Jeff Bezos is making a big deal about moving from the Seattle area to near Miami. He doesn’t have to. We know he recently bought those two mansions on that artificial island off the Florida coast, so we wouldn’t be surprised if he decided to spend time there. But that’s not what he’s saying. He’s saying he’s moving from Seattle-ish to Miami-ish. It sounds like he’s turning his back on his mansions in Medina.
I’m resisting the temptation to ask if I can have one of the Medina houses he won’t be using. I actually can’t understand why people would ever want to live in a mansion. Think of the heating bill alone.
His most recently acquired mansion on the fake island is said to have seven bedrooms. That strikes me as rather a low number from what I’ve heard about mansions. I’m actually surprised that he can stand the claustrophobia.
Bezos listed his reasons for relocating to Florida as that his parents and his baby already reside there and that the Blue Origin Flash Gordon-esque spaceship, which launched from Cape Canaveral, is apparently close by. Oh, and he also needs a safe place to park his half-billion-dollar superyacht, so his options are severely limited. I’m sure he couldn’t get much use out of it on Lake Washington. Would it even fit in the Ballard Locks? It would be a shame if all he could do was use it on Lake Washington and Lake Union. That’s no way to enjoy a superyacht.
It’s hard to imagine how billionaires live. Let’s say you could afford to buy your own private golf course to use as a personal park. Would you really want it? Wouldn’t you rather just give it away for lots of people to share it? You know, like Central Park in Manhattan. Such a concept, a park. Shared wealth.
CNN is reporting something like this is being done with old, unwanted golf courses. These golf courses are being returned to plants and animals, who know just how to use them.
Meanwhile, Bellevue and Redmond look like they’re getting the light rail soon. Sound Transit is training drivers in the new routes. You’d think that the only thing they’d have to learn is the direction the train goes. But I’m told there’s lots more to it — having to do with physics, how trains hang together, knowing how and when to stop them. I think it has something to do with tensegrity, Buckminster Fuller and that it’s better to pull a train than to push it.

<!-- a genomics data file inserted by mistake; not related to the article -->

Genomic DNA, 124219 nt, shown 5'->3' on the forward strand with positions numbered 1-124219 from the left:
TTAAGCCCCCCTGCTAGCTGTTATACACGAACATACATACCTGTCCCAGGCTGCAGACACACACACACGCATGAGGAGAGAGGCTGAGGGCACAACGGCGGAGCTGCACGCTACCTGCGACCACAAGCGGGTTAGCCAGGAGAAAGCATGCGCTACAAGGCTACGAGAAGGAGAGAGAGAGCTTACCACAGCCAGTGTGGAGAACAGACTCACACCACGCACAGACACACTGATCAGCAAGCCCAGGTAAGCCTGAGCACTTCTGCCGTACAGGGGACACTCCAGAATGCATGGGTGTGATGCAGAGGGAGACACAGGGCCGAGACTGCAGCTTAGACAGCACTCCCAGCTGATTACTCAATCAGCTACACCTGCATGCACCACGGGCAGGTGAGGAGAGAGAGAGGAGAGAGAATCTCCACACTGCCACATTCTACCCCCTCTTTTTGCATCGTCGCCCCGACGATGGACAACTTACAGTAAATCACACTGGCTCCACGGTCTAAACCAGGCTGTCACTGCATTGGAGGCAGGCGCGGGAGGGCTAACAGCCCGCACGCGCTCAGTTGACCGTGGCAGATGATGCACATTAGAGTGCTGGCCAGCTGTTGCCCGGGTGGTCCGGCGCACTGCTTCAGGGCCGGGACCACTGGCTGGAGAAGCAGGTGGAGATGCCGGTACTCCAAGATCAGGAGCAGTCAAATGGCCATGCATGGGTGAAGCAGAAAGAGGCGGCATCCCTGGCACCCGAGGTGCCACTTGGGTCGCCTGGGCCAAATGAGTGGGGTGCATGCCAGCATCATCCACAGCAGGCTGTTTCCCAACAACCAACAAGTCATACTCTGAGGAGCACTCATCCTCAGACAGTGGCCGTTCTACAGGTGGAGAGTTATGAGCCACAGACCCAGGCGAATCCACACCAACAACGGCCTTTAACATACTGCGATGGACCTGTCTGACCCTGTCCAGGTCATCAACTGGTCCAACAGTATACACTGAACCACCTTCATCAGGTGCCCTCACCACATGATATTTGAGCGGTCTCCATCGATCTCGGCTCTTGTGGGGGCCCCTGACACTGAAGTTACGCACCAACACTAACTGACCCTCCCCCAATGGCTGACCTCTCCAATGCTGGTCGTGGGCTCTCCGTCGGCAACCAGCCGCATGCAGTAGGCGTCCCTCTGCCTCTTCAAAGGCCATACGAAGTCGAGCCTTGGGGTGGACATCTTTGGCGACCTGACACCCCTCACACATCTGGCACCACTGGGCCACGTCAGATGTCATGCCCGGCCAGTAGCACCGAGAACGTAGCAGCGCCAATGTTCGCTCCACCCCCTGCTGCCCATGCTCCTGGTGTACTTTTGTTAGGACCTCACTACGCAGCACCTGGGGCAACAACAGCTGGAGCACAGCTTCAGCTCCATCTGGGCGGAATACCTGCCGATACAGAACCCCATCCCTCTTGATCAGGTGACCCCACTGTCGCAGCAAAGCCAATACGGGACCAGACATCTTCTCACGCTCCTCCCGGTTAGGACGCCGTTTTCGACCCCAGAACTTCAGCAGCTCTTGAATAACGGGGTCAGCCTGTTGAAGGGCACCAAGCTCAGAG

A Google search might help with the physics because Google is rolling out a new service that will solve geometry, physics and calculus problems. It’s only at the high school level for now, but I’ll bet in a couple of years, it’ll put college teachers out of work. Really good news, if you ask me. Who needs college teachers?
I do think, though, that if we can make college teachers obsolete, cars that drive themselves and golf courses that grow themselves, why can’t trains drive themselves? And while we’re on the subject, back to billionaires — what’s their use anyway?
We need to rethink everything in the light of the coming AI revolution. Billionaires can be replaced, too. Whatever Bezos and Elon Musk do, surely a chatbot could do just as well and without any of the ensuing waste of resources. A chatbot could easily destroy Twitter and throw money around buying too many mansions. Then the bot could give the mansions out to people who’d use them, return them to nature or use them as parks.
Speaking of unnecessary rich people, there have been lawsuits to keep Trump off the ballot in various states because he incited an insurrection and so he isn’t qualified to run, according to the Constitution. These lawsuits are bound to fail because they don’t take into account how governments work. There has to be control. It’s all fine to have driverless cars, but the cars still have to be driven by something. The decision to kick Trump off the ballot can’t come from a lawsuit. There has to be a government body directing the show, like maybe Congress. Yeah, that’s it; Congress can tell Trump he can’t be president again.
They already should have.
Read more of the Nov. 8-14, 2023 issue.